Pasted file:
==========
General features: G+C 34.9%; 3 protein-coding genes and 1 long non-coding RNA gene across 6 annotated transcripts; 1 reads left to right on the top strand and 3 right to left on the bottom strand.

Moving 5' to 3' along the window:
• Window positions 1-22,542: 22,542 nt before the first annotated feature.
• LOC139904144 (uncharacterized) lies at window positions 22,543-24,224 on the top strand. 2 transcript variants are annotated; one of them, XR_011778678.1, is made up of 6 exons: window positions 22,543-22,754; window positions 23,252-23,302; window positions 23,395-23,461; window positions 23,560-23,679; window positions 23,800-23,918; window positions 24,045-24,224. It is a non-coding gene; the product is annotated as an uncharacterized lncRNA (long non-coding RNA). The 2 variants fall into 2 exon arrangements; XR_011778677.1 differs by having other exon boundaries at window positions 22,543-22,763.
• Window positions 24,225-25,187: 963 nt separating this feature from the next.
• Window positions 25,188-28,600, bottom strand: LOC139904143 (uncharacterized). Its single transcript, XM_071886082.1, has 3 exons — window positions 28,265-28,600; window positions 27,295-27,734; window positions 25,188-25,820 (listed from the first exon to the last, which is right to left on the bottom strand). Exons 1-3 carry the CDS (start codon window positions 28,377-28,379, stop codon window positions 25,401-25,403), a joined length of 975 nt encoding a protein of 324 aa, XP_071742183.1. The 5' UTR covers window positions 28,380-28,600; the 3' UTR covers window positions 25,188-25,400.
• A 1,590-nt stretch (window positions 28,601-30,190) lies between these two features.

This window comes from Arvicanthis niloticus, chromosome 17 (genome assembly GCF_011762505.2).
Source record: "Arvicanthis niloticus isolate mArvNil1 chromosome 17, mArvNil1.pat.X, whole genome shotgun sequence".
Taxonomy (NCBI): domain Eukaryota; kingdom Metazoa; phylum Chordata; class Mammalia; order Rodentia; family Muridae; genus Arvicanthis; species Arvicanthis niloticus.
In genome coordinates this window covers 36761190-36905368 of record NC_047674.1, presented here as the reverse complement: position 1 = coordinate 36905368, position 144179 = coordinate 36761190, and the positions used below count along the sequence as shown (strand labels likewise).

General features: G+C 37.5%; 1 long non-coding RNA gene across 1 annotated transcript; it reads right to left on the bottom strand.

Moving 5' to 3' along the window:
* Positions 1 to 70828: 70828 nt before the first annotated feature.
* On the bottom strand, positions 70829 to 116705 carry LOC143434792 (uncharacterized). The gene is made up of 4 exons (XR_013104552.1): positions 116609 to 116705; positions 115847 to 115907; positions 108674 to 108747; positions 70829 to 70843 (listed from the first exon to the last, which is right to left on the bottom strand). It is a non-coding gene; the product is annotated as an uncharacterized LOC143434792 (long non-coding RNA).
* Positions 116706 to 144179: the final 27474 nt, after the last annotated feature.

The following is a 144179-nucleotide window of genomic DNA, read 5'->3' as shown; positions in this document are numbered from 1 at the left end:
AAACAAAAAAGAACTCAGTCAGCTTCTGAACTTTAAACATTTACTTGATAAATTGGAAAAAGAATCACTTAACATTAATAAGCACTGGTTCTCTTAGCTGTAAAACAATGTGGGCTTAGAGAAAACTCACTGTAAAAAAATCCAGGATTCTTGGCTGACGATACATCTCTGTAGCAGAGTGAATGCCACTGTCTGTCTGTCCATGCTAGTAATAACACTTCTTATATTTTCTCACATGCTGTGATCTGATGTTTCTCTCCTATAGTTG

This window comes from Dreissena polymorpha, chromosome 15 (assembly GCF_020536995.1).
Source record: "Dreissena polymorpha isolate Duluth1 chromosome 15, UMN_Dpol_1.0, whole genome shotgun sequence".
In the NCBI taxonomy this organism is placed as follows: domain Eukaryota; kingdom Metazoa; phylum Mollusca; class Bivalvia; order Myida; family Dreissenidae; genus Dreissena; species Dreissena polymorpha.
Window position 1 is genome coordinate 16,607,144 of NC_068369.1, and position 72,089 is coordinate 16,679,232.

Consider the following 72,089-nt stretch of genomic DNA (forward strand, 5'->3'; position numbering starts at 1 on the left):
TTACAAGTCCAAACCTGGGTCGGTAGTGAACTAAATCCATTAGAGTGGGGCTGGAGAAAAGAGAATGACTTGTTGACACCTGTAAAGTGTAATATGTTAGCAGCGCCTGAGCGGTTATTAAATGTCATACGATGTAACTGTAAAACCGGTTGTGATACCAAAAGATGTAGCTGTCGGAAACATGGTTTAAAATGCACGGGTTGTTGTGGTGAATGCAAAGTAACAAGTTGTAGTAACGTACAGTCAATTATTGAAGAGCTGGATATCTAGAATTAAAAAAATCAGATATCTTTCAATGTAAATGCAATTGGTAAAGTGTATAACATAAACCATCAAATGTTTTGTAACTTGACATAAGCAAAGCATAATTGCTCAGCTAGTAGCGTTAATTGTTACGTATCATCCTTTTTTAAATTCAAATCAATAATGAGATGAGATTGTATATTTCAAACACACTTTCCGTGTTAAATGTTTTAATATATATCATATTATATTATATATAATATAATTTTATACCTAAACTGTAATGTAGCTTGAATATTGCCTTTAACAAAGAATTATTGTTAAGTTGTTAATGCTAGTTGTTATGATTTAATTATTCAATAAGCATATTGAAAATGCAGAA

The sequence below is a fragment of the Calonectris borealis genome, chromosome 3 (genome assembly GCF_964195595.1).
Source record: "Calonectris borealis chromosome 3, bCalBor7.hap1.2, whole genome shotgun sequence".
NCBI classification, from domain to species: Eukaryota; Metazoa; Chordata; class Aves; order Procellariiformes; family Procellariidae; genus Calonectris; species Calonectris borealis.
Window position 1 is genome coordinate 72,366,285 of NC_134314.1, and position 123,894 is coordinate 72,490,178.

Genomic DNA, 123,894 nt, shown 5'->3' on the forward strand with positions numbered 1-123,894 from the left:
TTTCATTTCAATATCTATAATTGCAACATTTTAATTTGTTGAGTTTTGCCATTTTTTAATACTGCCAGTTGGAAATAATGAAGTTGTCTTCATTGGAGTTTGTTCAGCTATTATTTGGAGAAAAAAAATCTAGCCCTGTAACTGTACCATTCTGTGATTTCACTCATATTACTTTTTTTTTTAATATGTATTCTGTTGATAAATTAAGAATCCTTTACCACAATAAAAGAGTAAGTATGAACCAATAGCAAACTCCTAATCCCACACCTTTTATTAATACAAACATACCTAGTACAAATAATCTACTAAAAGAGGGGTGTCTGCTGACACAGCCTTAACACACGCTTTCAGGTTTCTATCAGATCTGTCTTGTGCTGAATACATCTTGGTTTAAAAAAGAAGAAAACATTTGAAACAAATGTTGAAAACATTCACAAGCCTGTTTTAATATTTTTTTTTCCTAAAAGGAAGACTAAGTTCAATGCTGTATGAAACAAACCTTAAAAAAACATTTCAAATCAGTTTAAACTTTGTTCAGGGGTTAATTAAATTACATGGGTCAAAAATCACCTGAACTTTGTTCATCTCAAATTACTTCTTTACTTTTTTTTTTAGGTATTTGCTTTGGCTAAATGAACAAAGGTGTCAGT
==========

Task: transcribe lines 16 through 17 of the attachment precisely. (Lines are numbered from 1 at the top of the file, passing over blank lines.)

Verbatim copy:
* Positions 116706 to 144179: the final 27474 nt, after the last annotated feature.

The following is a 144179-nucleotide window of genomic DNA, read 5'->3' as shown; positions in this document are numbered from 1 at the left end: